Next, reverent affection. Every week, we pray that this would be an assembly of people where there’s a palpable sense of reverence and awe for the God whom we gather to meet with in worship. We pray that nothing about what happens in our worship gathering would be routine or rote because we all will be filled with the reverent awe before God. A people who are eager to express affection before God. We want it to be evident on our faces and our hands and our demeanor and our singing and our shouting and our praying and our hearing from God. We want a reverent affection that just infiltrates all that we do.

All of that leading to dedicated attention to the praise of God. I pray we would come early and come expectant and come eager, more eager than we would for a sporting event, for example. There’s something great that we gather together for, something eternal that we gather together for every single Sunday that is so distinct and different from everything else we do all week long. When we, as the people of God, join with the heavenly assembly and saints throughout all the ages to give glory and honor and praise to the God who is a consuming fire and merciful Savior, and to listen to His Word, it is an awesome thing that we do week by week.

That’s just a summary of what we talked about a good bit in the last message. So, let me encourage you, if you want to dive in deeper and want to know a little bit more behind what I am talking about, you can listen to the previous message entitled “The Household of God.”.

1 Timothy 1 3–20 and How We want our community to be gospel-formed.

So, we talked in that previous message, first, how we want our worship to be God-centered. Then, second, we want our community to be gospel-formed, which really leads us into the book of 1 Timothy. This is a letter from Paul, a missionary, to Timothy, a young pastor of a struggling church. The whole point of this letter is to tell Timothy and the church at Ephesus how the gospel forms the church. In fact, go to 1 Timothy 3:15. I encourage you to underline it if you haven’t already done so. This is kind of the focus statement of the entire book. This is why Paul writes this letter. In 1 Timothy 3:15, he says: “I am writing these things to you so that, if I delay [here it is], you may know how one ought to behave in the household of God, which is the church of the living God, a pillar and buttress of the truth.”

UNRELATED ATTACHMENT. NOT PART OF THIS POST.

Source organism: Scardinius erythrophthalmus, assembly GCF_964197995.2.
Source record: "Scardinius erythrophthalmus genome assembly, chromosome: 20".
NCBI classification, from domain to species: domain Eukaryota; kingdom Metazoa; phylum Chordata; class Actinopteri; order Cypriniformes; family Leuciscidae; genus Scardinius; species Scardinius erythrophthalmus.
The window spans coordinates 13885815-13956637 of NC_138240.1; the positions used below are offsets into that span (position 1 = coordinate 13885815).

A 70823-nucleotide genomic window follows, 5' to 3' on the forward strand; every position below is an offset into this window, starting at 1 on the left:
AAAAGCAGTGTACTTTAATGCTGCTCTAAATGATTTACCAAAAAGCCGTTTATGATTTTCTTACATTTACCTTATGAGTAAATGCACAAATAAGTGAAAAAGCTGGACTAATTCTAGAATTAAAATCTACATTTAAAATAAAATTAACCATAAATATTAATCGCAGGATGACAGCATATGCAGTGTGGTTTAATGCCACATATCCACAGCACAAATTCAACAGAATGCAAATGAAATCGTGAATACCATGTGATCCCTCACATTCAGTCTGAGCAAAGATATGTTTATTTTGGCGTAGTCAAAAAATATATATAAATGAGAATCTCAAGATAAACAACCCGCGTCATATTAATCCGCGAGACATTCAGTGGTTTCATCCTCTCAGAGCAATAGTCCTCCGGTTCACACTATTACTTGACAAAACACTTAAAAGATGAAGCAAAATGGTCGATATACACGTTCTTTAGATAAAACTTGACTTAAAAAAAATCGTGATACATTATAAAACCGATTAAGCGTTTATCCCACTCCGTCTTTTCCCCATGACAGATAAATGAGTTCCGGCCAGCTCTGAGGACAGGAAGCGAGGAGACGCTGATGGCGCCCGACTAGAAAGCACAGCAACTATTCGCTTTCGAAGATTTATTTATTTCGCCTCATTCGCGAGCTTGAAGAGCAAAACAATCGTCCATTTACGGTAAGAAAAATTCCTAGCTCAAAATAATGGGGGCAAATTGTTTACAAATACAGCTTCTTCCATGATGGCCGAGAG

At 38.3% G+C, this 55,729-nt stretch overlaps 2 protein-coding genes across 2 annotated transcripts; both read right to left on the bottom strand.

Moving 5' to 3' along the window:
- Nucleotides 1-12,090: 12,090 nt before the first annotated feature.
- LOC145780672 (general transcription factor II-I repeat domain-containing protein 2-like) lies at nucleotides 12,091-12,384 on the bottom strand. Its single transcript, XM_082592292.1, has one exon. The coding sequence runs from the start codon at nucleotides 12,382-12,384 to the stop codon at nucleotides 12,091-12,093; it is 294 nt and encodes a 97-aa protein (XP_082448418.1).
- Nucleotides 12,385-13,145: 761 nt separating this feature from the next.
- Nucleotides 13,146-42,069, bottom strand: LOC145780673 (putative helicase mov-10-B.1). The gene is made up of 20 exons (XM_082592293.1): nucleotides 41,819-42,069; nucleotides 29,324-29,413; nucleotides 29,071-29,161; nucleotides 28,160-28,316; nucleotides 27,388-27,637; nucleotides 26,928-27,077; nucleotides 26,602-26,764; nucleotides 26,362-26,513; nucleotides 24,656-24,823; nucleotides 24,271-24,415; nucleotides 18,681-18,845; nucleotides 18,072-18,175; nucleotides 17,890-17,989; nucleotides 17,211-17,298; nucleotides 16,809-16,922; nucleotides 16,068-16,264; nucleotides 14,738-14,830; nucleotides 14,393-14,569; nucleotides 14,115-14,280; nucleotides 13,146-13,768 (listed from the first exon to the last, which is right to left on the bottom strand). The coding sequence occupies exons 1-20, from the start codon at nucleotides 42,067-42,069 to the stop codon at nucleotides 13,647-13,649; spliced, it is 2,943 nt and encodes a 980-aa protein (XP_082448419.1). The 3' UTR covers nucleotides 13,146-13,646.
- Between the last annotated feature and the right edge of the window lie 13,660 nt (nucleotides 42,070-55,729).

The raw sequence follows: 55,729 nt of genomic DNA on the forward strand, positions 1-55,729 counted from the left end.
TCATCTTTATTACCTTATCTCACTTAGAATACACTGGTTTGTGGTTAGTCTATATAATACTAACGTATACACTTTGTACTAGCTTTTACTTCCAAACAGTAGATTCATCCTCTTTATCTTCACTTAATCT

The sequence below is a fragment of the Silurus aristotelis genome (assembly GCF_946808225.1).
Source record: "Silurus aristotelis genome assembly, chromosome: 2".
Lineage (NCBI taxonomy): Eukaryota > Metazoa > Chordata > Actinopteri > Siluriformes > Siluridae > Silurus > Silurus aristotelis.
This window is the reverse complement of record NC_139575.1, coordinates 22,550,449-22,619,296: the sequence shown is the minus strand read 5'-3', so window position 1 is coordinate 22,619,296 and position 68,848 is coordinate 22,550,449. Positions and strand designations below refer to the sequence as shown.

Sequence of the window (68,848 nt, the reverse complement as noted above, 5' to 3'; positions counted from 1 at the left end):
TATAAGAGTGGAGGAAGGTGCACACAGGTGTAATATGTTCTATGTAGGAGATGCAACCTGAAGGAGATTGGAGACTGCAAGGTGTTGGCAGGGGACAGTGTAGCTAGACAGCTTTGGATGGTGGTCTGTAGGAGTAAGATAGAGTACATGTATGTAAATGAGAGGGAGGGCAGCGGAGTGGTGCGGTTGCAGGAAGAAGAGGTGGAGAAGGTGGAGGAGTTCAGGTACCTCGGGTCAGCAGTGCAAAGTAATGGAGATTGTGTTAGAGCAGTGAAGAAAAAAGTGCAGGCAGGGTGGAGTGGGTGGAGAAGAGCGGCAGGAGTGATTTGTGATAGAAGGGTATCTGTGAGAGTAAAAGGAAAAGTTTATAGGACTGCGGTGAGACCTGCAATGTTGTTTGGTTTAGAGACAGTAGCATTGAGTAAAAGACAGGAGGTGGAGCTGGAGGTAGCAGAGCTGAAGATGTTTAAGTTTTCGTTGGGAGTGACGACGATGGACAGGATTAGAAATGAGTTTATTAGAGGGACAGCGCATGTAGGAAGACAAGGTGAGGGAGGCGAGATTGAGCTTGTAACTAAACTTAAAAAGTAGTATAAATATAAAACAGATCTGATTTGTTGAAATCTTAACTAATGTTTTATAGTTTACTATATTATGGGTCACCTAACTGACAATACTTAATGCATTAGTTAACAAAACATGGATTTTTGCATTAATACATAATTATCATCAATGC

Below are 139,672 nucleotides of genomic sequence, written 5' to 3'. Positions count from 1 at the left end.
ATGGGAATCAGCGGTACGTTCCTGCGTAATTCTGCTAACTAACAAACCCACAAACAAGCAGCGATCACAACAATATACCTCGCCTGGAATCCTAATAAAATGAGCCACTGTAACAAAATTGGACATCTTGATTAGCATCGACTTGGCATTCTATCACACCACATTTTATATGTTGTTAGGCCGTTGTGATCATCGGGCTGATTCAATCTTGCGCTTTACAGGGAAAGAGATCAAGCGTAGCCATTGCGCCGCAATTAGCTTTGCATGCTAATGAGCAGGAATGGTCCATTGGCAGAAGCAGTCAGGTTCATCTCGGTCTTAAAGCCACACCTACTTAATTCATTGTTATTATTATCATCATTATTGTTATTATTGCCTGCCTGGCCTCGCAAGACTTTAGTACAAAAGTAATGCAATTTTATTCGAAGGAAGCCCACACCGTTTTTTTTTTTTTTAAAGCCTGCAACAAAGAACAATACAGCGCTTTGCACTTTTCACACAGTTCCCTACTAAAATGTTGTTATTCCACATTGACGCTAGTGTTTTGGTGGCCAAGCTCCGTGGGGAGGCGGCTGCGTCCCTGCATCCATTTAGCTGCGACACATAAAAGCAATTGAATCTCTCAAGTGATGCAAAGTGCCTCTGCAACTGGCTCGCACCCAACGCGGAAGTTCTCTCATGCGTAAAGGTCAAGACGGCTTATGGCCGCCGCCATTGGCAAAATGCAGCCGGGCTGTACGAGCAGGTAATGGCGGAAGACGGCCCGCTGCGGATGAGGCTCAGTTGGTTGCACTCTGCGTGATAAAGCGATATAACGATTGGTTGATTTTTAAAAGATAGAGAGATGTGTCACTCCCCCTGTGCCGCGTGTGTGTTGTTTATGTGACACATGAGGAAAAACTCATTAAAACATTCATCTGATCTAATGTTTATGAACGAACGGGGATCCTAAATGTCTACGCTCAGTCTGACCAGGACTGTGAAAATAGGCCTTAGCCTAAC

The whole point of the book is to show how the church ought to behave, and how the gospel transforms the church’s behavior. If you were to ask the question, “What is the church really even supposed to look like?”, one of the clearest answers in all of the Bible to find an answer to that question would be the book of 1 Timothy. So, what I want us to do is I want us to read the first chapter. We looked at the first two verses in the previous message, so we’re going to read those again, and then just continue on in the rest of this chapter. I want you to see what Paul decided to start off with. In this letter to Timothy, a young pastor of a struggling church facing all kinds of different challenges, there are all kinds of things that Paul could have started out with, but I want you to see what was at the top of his list; what was first and foremost on his mind and his heart when he was writing a letter to the young pastor of a struggling church. He writes this, verse one:

Paul, an apostle of Christ Jesus by command of God our Savior and of Christ Jesus our hope, To Timothy, my true child in the faith: Grace, mercy, and peace from God the Father and Christ Jesus our Lord.

As I urged you when I was going to Macedonia, remain at Ephesus so that you may charge certain persons not to teach any different doctrine, nor to devote themselves to myths and endless genealogies, which promote speculations rather than the stewardship from God that is by faith. The aim of our charge is love that issues from a pure heart and a good conscience and a sincere faith. Certain persons, by swerving from these, have wandered away into vain discussion, desiring to be teachers of the law, without understanding either what they are saying or the things about which they make confident assertions.

Now we know that the law is good, if one uses it lawfully, understanding this, that the law is not laid down for the just but for the lawless and disobedient, for the ungodly and sinners, for the unholy and profane, for those who strike their fathers and mothers, for murderers, the sexually immoral, men who practice homosexuality, enslavers, liars, perjurers, and whatever else is contrary to sound doctrine, in accordance with the gospel of the glory of the blessed God with which I have been entrusted.